Only up to 10,000 people already residing in the kingdom are participating in this year's pilgrimage, compared with 2019's gathering of some 2.5 million from around the world
Organising this year's scaled-down hajj required "double efforts" by Saudi authorities amid the coronavirus pandemic, King Salman said Friday after being discharged from hospital following gall bladder surgery.
Only up to 10,000 people already residing in the kingdom are participating in this year's pilgrimage, compared with 2019's gathering of some 2.5 million from around the world.
"Holding the ritual in the shadow of this pandemic... required reducing the numbers of pilgrims, but it obliged various official agencies to put in double efforts," 84-year-old King Salman said in a speech read out on state television by acting media minister Majid Al-Qasabi.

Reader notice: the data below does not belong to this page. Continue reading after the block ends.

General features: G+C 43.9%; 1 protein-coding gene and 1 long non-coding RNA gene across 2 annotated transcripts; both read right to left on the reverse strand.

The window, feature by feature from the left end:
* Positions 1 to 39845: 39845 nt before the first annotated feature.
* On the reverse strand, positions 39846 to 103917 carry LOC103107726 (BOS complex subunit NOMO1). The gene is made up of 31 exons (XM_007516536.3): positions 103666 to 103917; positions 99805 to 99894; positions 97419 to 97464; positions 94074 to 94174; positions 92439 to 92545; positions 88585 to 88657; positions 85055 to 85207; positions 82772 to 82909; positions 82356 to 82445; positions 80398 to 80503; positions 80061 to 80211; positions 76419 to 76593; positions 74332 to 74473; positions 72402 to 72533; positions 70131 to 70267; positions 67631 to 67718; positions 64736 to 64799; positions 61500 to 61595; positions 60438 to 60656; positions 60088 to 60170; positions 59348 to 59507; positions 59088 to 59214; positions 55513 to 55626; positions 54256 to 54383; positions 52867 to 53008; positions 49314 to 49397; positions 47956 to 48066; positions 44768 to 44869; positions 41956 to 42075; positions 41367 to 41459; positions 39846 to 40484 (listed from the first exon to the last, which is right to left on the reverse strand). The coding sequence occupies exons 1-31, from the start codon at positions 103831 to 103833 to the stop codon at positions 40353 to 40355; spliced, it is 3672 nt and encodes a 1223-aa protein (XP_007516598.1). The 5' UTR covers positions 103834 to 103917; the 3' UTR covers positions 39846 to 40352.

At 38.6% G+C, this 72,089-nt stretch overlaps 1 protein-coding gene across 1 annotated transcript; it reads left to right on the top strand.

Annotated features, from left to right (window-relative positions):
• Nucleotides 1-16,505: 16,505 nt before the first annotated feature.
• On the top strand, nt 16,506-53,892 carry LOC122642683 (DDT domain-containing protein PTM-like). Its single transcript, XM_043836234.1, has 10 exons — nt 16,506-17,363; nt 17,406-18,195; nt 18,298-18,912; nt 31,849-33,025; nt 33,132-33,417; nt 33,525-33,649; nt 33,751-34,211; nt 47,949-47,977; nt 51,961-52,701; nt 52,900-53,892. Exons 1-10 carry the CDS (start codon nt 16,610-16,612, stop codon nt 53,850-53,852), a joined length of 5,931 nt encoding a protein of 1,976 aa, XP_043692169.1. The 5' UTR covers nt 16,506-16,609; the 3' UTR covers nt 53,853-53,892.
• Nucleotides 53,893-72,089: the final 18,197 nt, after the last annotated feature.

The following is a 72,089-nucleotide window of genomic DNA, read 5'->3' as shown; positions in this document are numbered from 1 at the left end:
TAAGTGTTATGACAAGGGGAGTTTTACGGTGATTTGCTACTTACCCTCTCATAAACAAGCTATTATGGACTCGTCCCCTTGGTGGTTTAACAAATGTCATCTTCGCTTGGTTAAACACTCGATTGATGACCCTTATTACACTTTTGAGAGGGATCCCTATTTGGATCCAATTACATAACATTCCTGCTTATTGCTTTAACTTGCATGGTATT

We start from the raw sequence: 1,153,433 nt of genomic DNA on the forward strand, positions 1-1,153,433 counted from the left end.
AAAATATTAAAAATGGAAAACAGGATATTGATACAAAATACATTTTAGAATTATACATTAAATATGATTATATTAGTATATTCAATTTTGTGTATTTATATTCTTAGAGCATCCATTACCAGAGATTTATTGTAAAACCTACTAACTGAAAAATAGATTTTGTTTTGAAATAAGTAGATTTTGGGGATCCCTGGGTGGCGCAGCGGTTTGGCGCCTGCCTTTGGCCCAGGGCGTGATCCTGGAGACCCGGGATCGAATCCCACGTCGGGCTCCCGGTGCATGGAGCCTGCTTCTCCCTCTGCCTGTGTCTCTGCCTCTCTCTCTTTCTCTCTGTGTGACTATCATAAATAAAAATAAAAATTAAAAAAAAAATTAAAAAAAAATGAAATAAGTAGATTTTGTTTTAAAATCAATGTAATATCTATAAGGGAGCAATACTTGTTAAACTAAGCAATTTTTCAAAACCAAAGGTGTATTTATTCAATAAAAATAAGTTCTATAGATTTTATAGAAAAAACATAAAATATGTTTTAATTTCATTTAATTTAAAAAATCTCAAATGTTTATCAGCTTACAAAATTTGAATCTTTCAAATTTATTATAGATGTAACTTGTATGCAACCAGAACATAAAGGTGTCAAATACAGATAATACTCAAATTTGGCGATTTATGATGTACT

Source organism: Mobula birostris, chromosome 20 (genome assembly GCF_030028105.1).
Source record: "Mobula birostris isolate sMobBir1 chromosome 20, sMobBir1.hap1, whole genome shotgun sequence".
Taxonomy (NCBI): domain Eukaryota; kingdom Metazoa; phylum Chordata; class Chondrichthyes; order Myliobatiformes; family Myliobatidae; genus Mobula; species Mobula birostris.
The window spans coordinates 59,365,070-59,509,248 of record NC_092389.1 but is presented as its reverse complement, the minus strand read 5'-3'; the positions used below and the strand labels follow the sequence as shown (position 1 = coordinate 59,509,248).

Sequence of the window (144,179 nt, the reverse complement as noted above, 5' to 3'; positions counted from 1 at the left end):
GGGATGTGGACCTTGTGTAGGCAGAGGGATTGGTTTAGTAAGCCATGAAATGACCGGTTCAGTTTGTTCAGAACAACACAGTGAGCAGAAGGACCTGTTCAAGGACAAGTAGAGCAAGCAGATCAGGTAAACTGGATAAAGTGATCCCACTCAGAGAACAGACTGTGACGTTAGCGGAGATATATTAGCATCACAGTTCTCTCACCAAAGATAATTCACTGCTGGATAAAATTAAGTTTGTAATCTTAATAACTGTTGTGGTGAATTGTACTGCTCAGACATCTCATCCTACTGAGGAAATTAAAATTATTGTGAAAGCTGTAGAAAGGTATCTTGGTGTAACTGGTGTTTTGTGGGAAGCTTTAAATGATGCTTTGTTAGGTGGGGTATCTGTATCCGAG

"The hajj this year was restricted to a very limited number of people from multiple nationalities, ensuring the ritual was completed despite the difficult circumstances," he said.
The speech came on the occasion of Eid al-Adha, the Muslim festival of sacrifice, a day after the king left hospital following a 10-day stay for surgery to remove his gall bladder.
The hajj, which began on Wednesday, is one of the five pillars of Islam and a must for able-bodied Muslims at least once in their lifetime.
Authorities implemented the "highest health precautions" during the rituals, the king said.
Pilgrims, who were all tested for the virus, are required to wear masks and observe social distancing.
For Friday's "stoning of the devil", the last major ritual of the hajj, Saudi authorities offered the pilgrims pebbles that were sanitised to protect against the pandemic.
In a sign that its strict measures were working, the health ministry reported no coronavirus cases in the holy sites on Wednesday or Thursday.